Yesterday I blogged about a new book by my friend and colleague Glenn Williams entitled, Talking Smack. I thought I’d add a few additional thoughts on this important topic. Not only is Glenn a psychologist and writer, he is also a substance abuse expert who offers solid advice on how to talk to your kids honestly and openly about drugs. Based upon years of training, Glenn can help you steer your youth toward making healthy decisions when temptation and peer pressure come knocking.
It’s possible you may feel as if you’ve already failed. Maybe your young people are well into their teen years and, if not using drugs or alcohol themselves, have formed wrong opinions about these substances—based on negative input from their peers and youth culture. I’m happy to report that if that’s you, there’s good advice for you in this book, too. It’s not too late to intervene and to guide your child in a more positive direction.
As you become intentional in modeling healthy behavior that aligns with the parental advice you’re sharing, you’ll be sending consistent messages that will impact your children as they wrestle with their own decisions over drugs and alcohol.
We all make mistakes as parents. If we extend grace to our children when they veer from the straight and narrow, our kids will extend grace to us when we’re transparent and honest about our mistakes. Even if you’ve missed opportunities to talk to your kids about drugs in the past, or if you’re worried that your attempts to broach the subject have fallen on deaf ears, this book will encourage you to not give up.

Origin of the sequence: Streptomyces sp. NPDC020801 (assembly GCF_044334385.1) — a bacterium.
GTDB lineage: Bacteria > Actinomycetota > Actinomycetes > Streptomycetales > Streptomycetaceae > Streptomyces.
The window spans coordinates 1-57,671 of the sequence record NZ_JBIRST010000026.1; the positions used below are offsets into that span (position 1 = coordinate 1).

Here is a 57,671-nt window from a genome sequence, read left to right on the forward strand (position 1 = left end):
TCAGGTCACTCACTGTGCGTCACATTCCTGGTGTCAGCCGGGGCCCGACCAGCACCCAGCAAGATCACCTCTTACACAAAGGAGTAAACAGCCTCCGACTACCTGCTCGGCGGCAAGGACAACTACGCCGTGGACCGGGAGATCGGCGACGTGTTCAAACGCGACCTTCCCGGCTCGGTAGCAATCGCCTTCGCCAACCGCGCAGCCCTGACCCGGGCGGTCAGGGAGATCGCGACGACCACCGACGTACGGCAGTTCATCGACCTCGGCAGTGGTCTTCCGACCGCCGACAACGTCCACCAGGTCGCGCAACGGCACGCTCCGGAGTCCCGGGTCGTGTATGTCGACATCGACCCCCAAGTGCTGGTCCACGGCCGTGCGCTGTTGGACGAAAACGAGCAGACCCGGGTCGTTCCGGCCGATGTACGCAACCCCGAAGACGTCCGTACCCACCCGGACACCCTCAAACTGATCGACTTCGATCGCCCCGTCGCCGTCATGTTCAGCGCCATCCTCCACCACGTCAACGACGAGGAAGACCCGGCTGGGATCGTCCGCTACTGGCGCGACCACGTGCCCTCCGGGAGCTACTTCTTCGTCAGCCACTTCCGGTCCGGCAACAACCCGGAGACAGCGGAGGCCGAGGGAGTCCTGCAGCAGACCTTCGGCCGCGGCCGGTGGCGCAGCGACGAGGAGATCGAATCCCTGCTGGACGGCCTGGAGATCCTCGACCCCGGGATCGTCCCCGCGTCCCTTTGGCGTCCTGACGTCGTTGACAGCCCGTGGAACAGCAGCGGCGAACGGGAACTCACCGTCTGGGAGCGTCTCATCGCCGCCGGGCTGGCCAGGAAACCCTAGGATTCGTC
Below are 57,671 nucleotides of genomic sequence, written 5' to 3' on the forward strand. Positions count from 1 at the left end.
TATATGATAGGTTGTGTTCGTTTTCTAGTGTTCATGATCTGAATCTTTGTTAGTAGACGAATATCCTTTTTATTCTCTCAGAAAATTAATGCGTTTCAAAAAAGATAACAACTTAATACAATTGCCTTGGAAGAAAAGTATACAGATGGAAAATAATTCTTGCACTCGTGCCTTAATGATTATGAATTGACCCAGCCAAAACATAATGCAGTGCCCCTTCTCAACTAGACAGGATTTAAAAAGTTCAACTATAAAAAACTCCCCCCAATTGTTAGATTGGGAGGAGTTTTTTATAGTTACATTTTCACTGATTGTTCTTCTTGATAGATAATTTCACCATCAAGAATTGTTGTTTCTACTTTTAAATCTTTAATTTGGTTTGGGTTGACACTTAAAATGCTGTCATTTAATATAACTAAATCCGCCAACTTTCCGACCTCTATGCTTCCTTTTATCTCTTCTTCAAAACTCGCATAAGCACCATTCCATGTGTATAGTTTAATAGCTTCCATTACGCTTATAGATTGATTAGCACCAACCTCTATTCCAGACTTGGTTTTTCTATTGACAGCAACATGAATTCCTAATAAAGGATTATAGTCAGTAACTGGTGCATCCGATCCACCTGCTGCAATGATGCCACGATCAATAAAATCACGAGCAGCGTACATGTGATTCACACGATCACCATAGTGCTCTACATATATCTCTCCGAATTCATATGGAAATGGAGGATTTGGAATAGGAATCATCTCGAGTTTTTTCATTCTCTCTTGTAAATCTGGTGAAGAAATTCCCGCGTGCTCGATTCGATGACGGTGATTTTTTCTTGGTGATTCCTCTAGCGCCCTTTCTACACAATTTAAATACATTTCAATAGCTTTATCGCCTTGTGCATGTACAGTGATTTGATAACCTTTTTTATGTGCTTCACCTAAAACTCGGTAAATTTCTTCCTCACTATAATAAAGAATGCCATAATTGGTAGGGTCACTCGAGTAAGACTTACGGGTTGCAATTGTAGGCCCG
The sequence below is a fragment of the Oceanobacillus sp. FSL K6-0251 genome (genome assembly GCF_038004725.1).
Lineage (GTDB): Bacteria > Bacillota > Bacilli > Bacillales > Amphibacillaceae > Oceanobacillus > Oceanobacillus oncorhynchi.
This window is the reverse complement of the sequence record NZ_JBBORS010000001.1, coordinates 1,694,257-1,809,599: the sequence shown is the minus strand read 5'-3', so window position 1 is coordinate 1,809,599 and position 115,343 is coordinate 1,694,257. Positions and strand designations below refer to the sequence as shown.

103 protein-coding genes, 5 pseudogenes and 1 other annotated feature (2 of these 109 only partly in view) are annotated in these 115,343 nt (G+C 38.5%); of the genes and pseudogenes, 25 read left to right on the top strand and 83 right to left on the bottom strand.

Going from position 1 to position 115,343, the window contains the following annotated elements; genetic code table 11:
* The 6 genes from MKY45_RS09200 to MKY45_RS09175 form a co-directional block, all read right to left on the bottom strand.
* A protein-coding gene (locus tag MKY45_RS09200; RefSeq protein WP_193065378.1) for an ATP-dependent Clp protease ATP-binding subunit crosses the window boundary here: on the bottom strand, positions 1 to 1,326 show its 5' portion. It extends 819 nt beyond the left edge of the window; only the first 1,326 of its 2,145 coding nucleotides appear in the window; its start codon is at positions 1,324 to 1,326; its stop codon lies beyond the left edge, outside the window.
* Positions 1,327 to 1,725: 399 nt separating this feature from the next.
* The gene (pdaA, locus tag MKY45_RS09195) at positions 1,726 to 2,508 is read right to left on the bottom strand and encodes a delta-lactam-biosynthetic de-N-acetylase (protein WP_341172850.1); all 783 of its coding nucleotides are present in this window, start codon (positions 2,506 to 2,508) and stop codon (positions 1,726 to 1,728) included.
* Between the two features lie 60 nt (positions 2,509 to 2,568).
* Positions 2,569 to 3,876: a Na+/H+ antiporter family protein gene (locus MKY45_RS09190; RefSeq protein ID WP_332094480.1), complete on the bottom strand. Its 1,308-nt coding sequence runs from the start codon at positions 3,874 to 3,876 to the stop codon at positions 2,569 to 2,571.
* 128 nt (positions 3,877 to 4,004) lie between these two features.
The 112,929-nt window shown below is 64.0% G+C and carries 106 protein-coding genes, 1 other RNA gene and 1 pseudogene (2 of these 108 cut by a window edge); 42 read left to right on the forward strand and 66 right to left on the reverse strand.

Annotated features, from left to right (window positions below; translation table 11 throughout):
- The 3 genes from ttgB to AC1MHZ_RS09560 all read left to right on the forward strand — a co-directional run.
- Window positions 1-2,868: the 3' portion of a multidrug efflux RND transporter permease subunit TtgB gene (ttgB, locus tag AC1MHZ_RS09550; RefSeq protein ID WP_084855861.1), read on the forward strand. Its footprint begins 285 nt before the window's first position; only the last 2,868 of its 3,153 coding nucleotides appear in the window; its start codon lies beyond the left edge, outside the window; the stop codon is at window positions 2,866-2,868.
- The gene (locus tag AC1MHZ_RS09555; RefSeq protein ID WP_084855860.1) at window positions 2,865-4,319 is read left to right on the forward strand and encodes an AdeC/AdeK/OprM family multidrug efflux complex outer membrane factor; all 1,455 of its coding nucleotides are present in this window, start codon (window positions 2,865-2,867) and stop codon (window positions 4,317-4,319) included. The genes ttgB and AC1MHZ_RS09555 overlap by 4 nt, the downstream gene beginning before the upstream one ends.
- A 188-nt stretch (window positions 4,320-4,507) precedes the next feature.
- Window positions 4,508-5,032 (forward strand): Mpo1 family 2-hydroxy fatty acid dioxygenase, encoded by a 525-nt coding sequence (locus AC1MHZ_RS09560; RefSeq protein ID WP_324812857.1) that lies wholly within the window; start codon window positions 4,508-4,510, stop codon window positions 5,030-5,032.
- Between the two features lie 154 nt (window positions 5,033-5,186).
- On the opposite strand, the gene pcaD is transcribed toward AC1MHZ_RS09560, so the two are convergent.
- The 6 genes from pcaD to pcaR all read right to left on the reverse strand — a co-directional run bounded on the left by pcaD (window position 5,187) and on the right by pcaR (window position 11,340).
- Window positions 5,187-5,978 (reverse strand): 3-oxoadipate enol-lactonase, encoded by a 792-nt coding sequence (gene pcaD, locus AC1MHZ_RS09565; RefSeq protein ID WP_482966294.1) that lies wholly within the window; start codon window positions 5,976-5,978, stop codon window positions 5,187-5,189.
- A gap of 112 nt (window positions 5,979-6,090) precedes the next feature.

In many ways, talking to kids about drugs and alcohol can be even scarier for parents than talking to them about sex. Sometimes we’d rather just gloss over a subject than bring it out in the open. We might fear introducing mature subject matter such as sex and drugs too early. Perhaps we’re afraid our kids will ask us questions that we can’t answer.
The beauty of this book is that it will leave you, as a parent, feeling empowered, confident, and informed when it comes to talking to your kids about drugs and alcohol. Will the conversation be uncomfortable? Possibly. Just remember that this is a topic that will confront your children at some point, if it hasn’t already. It’s so much better to get the issue out on the table now and to talk honestly and openly with them, rather than to wait for their peers, or their favorite music or movie stars, to “educate” them.
I have a vested interest in this subject because my wife, Jean, and I have two boys at home who, as of this writing, are aged nine and seven. We desperately want to help them do the right thing when it comes to the issue of drugs and alcohol. I have known Glenn Williams for more than sixteen years, and we have talked at length about our desire to apply the How to Drug Proof Your Kids principles to our own homes and families. That’s why I’m so thankful for this book.
There are no guarantees, of course. Sometimes parents who make every effort to instill positive virtues and values in their kids must endure the pain of seeing them reject those principles later on. As I have already noted, Glenn has provided some practical insights and resources for those who find themselves in this heart-wrenching position.
At some point, we all have to realize that we don’t have complete control over the choices our kids make. Nevertheless, this book will go a long way toward giving you the confidence and information you need to help steer your kids in the right direction.
Talking Smack is a timely resource for every parent. I’m grateful to Glenn Williams for his friendship and for his willingness to share this important work with me as well as with mothers and fathers all over the world who long to see their children avoid the seductive trap of drug and alcohol abuse. To order your copy online, click here.